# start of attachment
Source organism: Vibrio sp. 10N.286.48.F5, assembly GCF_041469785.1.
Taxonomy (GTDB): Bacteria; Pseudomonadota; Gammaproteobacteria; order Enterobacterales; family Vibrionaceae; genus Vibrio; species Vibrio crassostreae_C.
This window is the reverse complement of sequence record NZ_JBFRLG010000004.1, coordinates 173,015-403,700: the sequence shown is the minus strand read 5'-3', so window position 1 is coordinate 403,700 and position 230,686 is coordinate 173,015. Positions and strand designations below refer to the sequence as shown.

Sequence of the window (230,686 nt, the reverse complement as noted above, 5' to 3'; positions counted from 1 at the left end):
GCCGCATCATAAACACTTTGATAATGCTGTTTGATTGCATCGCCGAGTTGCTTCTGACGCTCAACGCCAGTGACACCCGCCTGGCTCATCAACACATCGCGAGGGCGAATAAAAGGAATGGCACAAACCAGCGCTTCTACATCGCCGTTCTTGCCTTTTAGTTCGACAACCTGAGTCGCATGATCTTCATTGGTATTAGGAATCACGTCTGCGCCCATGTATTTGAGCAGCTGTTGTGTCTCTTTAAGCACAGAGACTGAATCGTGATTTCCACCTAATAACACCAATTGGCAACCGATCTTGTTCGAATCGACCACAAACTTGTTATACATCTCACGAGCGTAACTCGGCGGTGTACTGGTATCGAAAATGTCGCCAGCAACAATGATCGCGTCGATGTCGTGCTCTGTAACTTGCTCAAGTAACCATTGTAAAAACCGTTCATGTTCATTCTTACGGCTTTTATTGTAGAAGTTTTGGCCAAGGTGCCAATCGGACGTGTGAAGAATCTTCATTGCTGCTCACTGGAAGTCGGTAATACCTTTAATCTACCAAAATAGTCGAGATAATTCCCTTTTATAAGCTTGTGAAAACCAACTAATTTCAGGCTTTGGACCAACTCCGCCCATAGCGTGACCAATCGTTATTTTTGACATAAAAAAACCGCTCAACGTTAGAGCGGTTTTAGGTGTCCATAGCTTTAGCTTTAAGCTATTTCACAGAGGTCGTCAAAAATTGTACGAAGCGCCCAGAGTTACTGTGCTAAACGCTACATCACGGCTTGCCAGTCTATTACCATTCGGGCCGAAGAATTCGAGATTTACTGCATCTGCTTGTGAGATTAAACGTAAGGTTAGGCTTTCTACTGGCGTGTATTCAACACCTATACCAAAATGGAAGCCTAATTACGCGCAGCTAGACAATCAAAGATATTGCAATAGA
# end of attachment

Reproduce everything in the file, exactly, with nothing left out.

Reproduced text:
Source organism: Vibrio sp. 10N.286.48.F5, assembly GCF_041469785.1.
Taxonomy (GTDB): Bacteria; Pseudomonadota; Gammaproteobacteria; order Enterobacterales; family Vibrionaceae; genus Vibrio; species Vibrio crassostreae_C.
This window is the reverse complement of sequence record NZ_JBFRLG010000004.1, coordinates 173,015-403,700: the sequence shown is the minus strand read 5'-3', so window position 1 is coordinate 403,700 and position 230,686 is coordinate 173,015. Positions and strand designations below refer to the sequence as shown.

Sequence of the window (230,686 nt, the reverse complement as noted above, 5' to 3'; positions counted from 1 at the left end):
GCCGCATCATAAACACTTTGATAATGCTGTTTGATTGCATCGCCGAGTTGCTTCTGACGCTCAACGCCAGTGACACCCGCCTGGCTCATCAACACATCGCGAGGGCGAATAAAAGGAATGGCACAAACCAGCGCTTCTACATCGCCGTTCTTGCCTTTTAGTTCGACAACCTGAGTCGCATGATCTTCATTGGTATTAGGAATCACGTCTGCGCCCATGTATTTGAGCAGCTGTTGTGTCTCTTTAAGCACAGAGACTGAATCGTGATTTCCACCTAATAACACCAATTGGCAACCGATCTTGTTCGAATCGACCACAAACTTGTTATACATCTCACGAGCGTAACTCGGCGGTGTACTGGTATCGAAAATGTCGCCAGCAACAATGATCGCGTCGATGTCGTGCTCTGTAACTTGCTCAAGTAACCATTGTAAAAACCGTTCATGTTCATTCTTACGGCTTTTATTGTAGAAGTTTTGGCCAAGGTGCCAATCGGACGTGTGAAGAATCTTCATTGCTGCTCACTGGAAGTCGGTAATACCTTTAATCTACCAAAATAGTCGAGATAATTCCCTTTTATAAGCTTGTGAAAACCAACTAATTTCAGGCTTTGGACCAACTCCGCCCATAGCGTGACCAATCGTTATTTTTGACATAAAAAAACCGCTCAACGTTAGAGCGGTTTTAGGTGTCCATAGCTTTAGCTTTAAGCTATTTCACAGAGGTCGTCAAAAATTGTACGAAGCGCCCAGAGTTACTGTGCTAAACGCTACATCACGGCTTGCCAGTCTATTACCATTCGGGCCGAAGAATTCGAGATTTACTGCATCTGCTTGTGAGATTAAACGTAAGGTTAGGCTTTCTACTGGCGTGTATTCAACACCTATACCAAAATGGAAGCCTAATTACGCGCAGCTAGACAATCAAAGATATTGCAATAGA